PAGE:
It’s pretty simple, long distance relationships are hard. This is a given, but the big question is if the situation is temporary, are they good or bad for relationships? I would argue for better. As much as anyone says otherwise relationships develop into a routine. That isn’t meant to sound like a bad thing, I promise. It’s just that we tend to do a lot of the same things over and over with our partners; things we are comfortable doing and enjoying together. We stop noticing certain things that once drew us in and begin taking these things for granted. Then all of a sudden we realize that the other person is going away and that things are going to change for a while. We aren’t going to be able to continue the same routine we’ve been sticking to over the last few days/months/years. We are forced to take a step back and look at the relationship in a different way. We do not get to see and touch our partner the way we’re used to so we have to find other ways to get this connection in which inevitably makes us focus back on the little things. We start to notice the small habits that we miss about the person we’ve been taking for granted. Maybe it’s brushing your teeth together before bed, sitting on the couch with one person’s legs on the other, or maybe it’s just coming home and giving/getting a hug and a kiss. These are the things we need to try and do in different ways so we feel the same connection. This may be a simple letter they don’t know is coming, an email with a link that reminded you of them, or taking 5-10 minutes out at the same time each day just to say hello. Long distance relationships force the people involved to think outside of the box to find ways to recreate the emotions they have when they’re together. They don’t have to cause constant sadness and loneliness. Essentially, they should improve your communication as a couple and reassure you why you’re together in the first place.
No relationship is perfect; that’s a given, but there are definitely couples that seem “perfect.” These are the couples I am talking about. We get into a relationship because we, obviously, enjoy sharing our time with someone else. We also want to grow and develop as a person with our significant other. This is done easiest when the two individuals share slightly different interests and hobbies hence why they (who ever “they” really is) say opposites attract. In no way am I saying the more opposite the people the more we’ll grow as people; there needs to be something initially that draws these people together – most likely a common interest or hobby. Each person in the relationship has to step outside of their comfort zones at times to appease their partner. Appease might not be the right word because at times we do want to step outside of our comfort zone because we want to try things our partner is interested in. Then again, there are the times we do them to simply appease the other person. These are the times we are forced to learn, become vulnerable, grow, make mistakes, become wiser, and develop into better people. The roles are often flip-flopped frequently so we get a chance to be on both ends of the situation — teaching and learning. All in all, these experiences together enable us to bond and grow as a couple. The relationship becomes stronger as we grow as individuals.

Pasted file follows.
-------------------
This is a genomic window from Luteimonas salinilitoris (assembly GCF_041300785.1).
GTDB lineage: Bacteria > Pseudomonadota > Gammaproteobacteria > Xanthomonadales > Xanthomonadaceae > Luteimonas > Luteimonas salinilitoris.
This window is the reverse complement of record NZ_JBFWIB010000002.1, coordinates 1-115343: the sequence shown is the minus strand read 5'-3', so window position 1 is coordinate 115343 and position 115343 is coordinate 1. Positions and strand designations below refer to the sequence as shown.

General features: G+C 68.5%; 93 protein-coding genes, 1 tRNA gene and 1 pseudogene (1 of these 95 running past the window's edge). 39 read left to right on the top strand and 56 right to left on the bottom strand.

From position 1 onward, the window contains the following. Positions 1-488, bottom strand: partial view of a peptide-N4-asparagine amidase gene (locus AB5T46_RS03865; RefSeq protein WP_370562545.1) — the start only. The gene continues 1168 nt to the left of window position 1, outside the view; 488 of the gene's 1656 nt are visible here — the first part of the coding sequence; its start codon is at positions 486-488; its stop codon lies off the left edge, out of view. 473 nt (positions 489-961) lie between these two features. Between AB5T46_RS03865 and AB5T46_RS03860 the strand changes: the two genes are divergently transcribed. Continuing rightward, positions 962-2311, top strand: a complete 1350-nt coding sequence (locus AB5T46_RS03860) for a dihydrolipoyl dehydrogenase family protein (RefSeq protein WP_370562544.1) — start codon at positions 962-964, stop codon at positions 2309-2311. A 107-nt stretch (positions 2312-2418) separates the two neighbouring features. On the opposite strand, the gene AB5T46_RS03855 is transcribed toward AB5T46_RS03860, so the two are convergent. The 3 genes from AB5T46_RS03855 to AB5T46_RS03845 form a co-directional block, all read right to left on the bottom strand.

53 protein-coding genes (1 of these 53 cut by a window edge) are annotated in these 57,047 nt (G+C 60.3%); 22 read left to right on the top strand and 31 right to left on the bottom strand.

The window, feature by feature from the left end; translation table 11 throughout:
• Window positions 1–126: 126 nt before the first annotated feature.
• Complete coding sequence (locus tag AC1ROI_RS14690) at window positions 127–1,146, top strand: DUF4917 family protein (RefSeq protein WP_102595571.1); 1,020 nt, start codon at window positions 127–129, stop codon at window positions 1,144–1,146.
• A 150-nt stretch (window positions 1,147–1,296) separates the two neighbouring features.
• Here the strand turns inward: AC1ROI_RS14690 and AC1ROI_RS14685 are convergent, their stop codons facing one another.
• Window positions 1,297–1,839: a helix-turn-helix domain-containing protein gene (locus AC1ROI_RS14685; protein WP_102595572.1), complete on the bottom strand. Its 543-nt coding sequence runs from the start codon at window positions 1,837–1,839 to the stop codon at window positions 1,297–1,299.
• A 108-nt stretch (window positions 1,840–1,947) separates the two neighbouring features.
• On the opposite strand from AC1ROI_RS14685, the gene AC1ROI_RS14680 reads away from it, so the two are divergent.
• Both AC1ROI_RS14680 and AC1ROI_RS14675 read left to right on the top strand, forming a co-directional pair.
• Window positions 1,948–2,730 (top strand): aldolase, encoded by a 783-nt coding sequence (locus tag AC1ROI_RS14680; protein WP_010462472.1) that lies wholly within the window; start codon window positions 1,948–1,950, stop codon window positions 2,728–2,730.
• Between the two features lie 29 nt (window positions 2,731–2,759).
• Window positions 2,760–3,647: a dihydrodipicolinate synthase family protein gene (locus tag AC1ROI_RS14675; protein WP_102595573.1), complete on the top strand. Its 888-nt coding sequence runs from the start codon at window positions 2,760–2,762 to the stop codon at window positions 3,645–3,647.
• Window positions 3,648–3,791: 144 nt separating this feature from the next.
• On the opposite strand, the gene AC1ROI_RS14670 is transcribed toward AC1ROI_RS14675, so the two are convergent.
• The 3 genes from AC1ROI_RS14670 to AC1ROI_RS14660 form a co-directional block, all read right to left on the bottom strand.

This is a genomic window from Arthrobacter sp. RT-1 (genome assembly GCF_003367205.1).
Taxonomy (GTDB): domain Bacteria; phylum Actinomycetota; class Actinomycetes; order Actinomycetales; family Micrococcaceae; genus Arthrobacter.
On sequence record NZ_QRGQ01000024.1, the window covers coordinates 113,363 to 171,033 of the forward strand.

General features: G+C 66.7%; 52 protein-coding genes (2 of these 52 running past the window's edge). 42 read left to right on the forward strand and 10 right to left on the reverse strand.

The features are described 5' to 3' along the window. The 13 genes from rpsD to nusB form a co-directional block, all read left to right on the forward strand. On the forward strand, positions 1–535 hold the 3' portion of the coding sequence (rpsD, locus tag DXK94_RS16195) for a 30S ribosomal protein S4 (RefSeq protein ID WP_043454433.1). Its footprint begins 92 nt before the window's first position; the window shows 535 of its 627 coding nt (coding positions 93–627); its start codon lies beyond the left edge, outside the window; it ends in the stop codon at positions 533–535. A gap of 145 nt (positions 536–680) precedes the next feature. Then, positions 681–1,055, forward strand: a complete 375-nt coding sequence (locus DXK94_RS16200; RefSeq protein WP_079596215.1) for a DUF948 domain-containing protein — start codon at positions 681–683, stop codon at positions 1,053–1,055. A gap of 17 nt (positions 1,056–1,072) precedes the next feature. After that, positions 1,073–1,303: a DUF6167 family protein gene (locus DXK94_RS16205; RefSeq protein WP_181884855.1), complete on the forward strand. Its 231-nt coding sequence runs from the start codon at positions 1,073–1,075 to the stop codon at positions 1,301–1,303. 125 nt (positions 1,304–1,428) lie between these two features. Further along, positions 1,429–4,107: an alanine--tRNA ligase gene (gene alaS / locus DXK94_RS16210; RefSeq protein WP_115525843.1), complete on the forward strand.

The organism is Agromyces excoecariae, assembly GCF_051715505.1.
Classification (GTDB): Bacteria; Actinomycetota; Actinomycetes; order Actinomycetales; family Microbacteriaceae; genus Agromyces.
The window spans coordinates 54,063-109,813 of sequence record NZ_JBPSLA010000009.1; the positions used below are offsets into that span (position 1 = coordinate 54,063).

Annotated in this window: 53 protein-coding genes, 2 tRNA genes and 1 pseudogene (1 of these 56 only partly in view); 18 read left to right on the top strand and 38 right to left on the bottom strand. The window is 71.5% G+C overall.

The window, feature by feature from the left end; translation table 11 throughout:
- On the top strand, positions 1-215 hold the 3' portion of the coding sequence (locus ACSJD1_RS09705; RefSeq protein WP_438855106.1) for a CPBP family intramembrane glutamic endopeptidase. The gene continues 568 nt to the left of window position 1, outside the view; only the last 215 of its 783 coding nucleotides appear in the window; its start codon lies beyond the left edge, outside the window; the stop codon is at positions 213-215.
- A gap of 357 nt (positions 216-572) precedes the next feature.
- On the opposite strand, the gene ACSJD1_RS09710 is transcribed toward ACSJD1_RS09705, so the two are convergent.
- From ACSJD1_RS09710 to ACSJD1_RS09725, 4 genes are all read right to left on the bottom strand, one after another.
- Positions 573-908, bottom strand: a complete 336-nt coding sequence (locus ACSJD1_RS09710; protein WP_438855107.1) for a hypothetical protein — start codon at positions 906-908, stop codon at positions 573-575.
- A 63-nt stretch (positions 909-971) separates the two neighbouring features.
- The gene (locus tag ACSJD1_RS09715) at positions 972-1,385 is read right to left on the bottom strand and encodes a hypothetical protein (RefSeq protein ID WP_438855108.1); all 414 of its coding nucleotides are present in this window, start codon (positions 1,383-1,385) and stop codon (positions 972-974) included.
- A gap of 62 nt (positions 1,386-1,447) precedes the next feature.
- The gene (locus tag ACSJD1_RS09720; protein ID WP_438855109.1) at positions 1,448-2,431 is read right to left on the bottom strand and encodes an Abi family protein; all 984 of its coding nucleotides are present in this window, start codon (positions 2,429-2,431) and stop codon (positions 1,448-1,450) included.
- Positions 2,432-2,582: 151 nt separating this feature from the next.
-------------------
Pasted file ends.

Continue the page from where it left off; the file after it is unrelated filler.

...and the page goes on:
If two people are too similar they don’t push each other. The relationship may be awesome, loving, and very healthy, but the individuals in the relationship may not get a chance to expand their views and knowledge. They get so used to doing the same things over and over and are very content doing just these things, but there is a lack of development. I keep using the word relationship and non-development like they’re bad things here. I am talking more about the people in the relationships. If relationships get redundant, we, and our minds, become stagnant as well. If you’re in a relationship and feel like you’re in a rut — go sign up for cooking classes, yoga, or simply take a vacation to a spot neither one of you has been to before. As great as we may think our relationships are, we must continue to grow as individuals as well. Take a step back and make sure this is happening for you; I will do the same.
“Bros before hoes” and “chicks before dicks” are common phrases used when one friend chooses to hang out with their boyfriend/girlfriend instead of their friend(s). I want to dissect these sayings a little more to see how pertinent they really are. We grow up hanging out with friends on a daily basis and get used to having friends to call and hang out with. These friends generally feel the same way in return and are always game to spend a lot of time together. We may be friends with some of these people for 5+ years so there is a routine developed. During these years (middle school and high school) we start to mature while we become closer friends but also, we develop an interest to pursue more intimate relationships. When we find someone significant in high school and begin hanging out with them on a consistent basis we generally get one of the two phrases mentioned above thrown our way. The friend we have been hanging out with over the years has suddenly been placed in the backseat and now feels like they are being replaced. Since we spend so much hanging out with friends in high school it feels like you have to choose one or the other. This puts the person in the relationship between a rock and a hard place.
Now fast forward to college. Many people go off to school and start over. They don’t have many friends and most likely don’t have any close friends. During this time they are meeting people at a friendship level but also are meeting potential boyfriends/girlfriends. We hardly develop routines with certain friends in such a short time that require us to always be spending time with them. Also, the friends we do make are in the same classes, live in the same dorm, etc. so there is natural time built in where we still see each other on a consistent basis. We are on our own and live in close proximity to one another making it easy to get lunch or a drink together. The time spent together does not have to be entire nights like it seems to be in high school. We are also generally much busier and the expectation to hang out every night is not there. Our good friends in college may expect to see each other once on the weekend and a few times briefly throughout the week. This is by no means a big chunk of time. This leaves us with plenty of time to do our “own” thing and to hang out with someone we want to develop a serious relationship with. We don’t feel the pressure of having to choose one or the other.